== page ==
Despite his success as a professor, Treviño volunteered for the Army in 1959, serving again during the Vietnam War.

After he left active duty, he kept busy by contributing his spirit of selfless service to the veterinary field.

Treviño was the first Army veterinarian selected to be trained as a pathologist. In 1963, he was sent to Michigan State University, where he earned a Ph.D. in pathology, and later became a Diplomate of the American College of Veterinary Pathologists.

He was also the first military liaison officer to Emergency Programs representing the Department of Defense. During his final assignment, he established the U.S. Army Forces Command (FORSCOM) Animal Disease Eradication Plan.

He retired from active duty as a colonel in 1976 after 27 years of service.

“He had an ability to speak with knowledge, with information, and to provide a compelling debate for moving a project, an idea, or a program forward. That was very inspirational to me, the ability to lead even when it’s a difficult project, to be prepared and ready, and to be compelling in providing information for making a decision.”


Returning To His Roots

After his retirement, Treviño returned to Texas A&M, this time as director of the Institute of Tropical Veterinary Medicine and a graduate pathology professor at the CVMBS.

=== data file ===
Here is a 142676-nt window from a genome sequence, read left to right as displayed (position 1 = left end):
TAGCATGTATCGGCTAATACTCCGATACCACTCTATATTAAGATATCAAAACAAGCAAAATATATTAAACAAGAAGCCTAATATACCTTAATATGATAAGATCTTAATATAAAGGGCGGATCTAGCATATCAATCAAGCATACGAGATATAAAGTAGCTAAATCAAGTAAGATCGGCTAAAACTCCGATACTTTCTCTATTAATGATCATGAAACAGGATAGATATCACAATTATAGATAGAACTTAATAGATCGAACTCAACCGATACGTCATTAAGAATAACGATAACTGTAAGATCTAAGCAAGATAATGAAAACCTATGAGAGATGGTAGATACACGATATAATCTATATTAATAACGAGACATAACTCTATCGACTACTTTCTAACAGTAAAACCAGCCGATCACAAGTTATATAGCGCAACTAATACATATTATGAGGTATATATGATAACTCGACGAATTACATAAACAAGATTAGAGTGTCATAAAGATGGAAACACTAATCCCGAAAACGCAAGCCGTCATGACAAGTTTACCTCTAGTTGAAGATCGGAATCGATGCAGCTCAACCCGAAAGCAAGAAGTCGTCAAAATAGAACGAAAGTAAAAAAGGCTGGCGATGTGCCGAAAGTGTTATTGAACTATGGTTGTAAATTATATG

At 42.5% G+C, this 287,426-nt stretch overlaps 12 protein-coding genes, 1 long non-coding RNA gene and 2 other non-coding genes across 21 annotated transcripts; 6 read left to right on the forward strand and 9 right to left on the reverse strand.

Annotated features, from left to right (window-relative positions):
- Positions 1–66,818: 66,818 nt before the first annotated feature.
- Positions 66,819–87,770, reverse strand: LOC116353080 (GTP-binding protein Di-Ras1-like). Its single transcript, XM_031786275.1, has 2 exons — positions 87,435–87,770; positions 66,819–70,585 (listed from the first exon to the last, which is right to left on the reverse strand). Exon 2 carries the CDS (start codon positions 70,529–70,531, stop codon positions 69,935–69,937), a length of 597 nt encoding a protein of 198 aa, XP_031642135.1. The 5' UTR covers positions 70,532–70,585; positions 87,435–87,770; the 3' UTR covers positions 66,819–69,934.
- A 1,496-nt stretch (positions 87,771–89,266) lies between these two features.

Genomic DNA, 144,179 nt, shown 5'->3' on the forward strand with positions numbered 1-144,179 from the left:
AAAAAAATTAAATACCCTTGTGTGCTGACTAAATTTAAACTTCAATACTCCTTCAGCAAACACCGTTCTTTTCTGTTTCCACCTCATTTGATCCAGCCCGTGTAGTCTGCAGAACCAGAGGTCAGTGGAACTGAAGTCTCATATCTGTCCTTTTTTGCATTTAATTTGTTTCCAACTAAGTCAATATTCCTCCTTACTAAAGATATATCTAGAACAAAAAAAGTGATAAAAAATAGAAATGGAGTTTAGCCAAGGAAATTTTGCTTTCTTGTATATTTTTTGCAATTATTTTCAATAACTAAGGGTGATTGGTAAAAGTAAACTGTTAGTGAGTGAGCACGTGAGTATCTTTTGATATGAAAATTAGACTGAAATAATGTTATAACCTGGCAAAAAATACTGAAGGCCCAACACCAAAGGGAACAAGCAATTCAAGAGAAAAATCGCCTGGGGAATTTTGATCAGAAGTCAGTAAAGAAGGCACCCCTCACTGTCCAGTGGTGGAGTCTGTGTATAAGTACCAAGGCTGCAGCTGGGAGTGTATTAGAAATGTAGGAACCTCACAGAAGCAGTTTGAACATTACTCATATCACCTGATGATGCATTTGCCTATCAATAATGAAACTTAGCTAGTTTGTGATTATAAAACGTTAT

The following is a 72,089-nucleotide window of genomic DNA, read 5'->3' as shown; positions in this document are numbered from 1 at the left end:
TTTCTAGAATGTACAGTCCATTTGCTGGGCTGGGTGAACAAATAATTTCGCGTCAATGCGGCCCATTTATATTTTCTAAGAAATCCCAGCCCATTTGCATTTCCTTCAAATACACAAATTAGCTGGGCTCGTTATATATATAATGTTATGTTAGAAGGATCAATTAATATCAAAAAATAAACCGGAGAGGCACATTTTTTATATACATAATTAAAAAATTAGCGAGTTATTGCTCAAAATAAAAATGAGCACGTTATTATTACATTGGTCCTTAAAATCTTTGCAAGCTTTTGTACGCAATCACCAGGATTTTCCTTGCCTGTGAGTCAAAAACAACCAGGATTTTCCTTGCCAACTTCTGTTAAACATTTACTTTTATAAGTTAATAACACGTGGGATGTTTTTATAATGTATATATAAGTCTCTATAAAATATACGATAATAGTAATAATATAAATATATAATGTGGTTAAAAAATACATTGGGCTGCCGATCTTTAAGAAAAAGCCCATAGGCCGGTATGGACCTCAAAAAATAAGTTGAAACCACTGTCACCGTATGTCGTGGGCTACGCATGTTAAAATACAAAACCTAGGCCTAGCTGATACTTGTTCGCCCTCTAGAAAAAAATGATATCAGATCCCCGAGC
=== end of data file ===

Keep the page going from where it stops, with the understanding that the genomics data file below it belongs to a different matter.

“What I saw in him was this organization of skill and the ability to speak and encourage engagement across the border, internationally and locally, because he was innately very bright,” Adams said. “He really wanted to move things forward in an organized way.”

In this position, Treviño inspired future veterinarians and advocated for animal health through a One Health approach to veterinary medicine.

“He had an ability to speak with knowledge, with information, and to provide a compelling debate for moving a project, an idea, or a program forward,” Adams said. “That was very inspirational to me, the ability to lead even when it’s a difficult project, to be prepared and ready, and to be compelling in providing information for making a decision.”

In 1981, Treviño retired from the CVMBS and became a professor emeritus. He returned to his hometown of Laredo, where he served as a relief veterinarian and raised cattle. During this time, Treviño also began a custom mesquite furniture business.

“That deep character carried him through the rest of his life,” Adams said. “He was crystallized in that crucible of survival and decided if he was ever to survive this situation, he was going to do something, and he did. He fell into his unique pathway to serve in his capacity, to lead in his capacity, to be an example and a model in veterinary medicine.”

Treviño passed away in March 2011 at the age of 86. He was survived by his wife, Christine, a daughter, and a son.

Treviño’s legacy serves as a reminder of the resilience of the Aggie spirit and the drive to improve the world around us, protect what we believe in, and dedicate our lives to a greater cause.


For more information about the Texas A&M School of Veterinary Medicine & Biomedical Sciences, please visit our website at vetmed.tamu.edu or join us on FacebookInstagram, and Twitter.

Contact Information: Jennifer Gauntt, Director of VMBS Communications, Texas A&M School of Veterinary Medicine & Biomedical Sciences; jgauntt@cvm.tamu.edu; 979-862-4216

Show Buttons
Hide Buttons